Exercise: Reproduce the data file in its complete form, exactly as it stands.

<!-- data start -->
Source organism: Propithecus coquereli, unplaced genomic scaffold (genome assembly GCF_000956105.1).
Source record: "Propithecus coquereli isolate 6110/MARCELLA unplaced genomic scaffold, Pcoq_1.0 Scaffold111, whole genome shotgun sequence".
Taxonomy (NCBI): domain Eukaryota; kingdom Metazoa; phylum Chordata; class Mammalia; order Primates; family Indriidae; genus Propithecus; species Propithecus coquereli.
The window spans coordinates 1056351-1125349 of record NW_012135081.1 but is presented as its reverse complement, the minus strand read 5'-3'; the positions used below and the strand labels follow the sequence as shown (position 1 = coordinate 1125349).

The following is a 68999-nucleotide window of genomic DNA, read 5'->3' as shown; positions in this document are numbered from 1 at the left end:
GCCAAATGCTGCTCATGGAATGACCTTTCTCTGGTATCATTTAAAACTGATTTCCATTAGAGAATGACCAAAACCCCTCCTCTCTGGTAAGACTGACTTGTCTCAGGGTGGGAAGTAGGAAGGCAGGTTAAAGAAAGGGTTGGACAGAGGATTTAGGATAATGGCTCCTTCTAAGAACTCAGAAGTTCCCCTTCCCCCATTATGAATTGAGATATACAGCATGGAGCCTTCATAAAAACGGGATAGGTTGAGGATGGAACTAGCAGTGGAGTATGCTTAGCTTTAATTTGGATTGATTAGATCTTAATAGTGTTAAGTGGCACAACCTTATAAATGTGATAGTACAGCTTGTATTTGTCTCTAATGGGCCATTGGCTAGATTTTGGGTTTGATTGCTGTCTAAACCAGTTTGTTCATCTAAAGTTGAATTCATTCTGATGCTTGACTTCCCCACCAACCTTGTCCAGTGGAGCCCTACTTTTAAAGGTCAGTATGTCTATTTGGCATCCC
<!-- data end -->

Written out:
Source organism: Propithecus coquereli, unplaced genomic scaffold (genome assembly GCF_000956105.1).
Source record: "Propithecus coquereli isolate 6110/MARCELLA unplaced genomic scaffold, Pcoq_1.0 Scaffold111, whole genome shotgun sequence".
Taxonomy (NCBI): domain Eukaryota; kingdom Metazoa; phylum Chordata; class Mammalia; order Primates; family Indriidae; genus Propithecus; species Propithecus coquereli.
The window spans coordinates 1056351-1125349 of record NW_012135081.1 but is presented as its reverse complement, the minus strand read 5'-3'; the positions used below and the strand labels follow the sequence as shown (position 1 = coordinate 1125349).

The following is a 68999-nucleotide window of genomic DNA, read 5'->3' as shown; positions in this document are numbered from 1 at the left end:
GCCAAATGCTGCTCATGGAATGACCTTTCTCTGGTATCATTTAAAACTGATTTCCATTAGAGAATGACCAAAACCCCTCCTCTCTGGTAAGACTGACTTGTCTCAGGGTGGGAAGTAGGAAGGCAGGTTAAAGAAAGGGTTGGACAGAGGATTTAGGATAATGGCTCCTTCTAAGAACTCAGAAGTTCCCCTTCCCCCATTATGAATTGAGATATACAGCATGGAGCCTTCATAAAAACGGGATAGGTTGAGGATGGAACTAGCAGTGGAGTATGCTTAGCTTTAATTTGGATTGATTAGATCTTAATAGTGTTAAGTGGCACAACCTTATAAATGTGATAGTACAGCTTGTATTTGTCTCTAATGGGCCATTGGCTAGATTTTGGGTTTGATTGCTGTCTAAACCAGTTTGTTCATCTAAAGTTGAATTCATTCTGATGCTTGACTTCCCCACCAACCTTGTCCAGTGGAGCCCTACTTTTAAAGGTCAGTATGTCTATTTGGCATCCC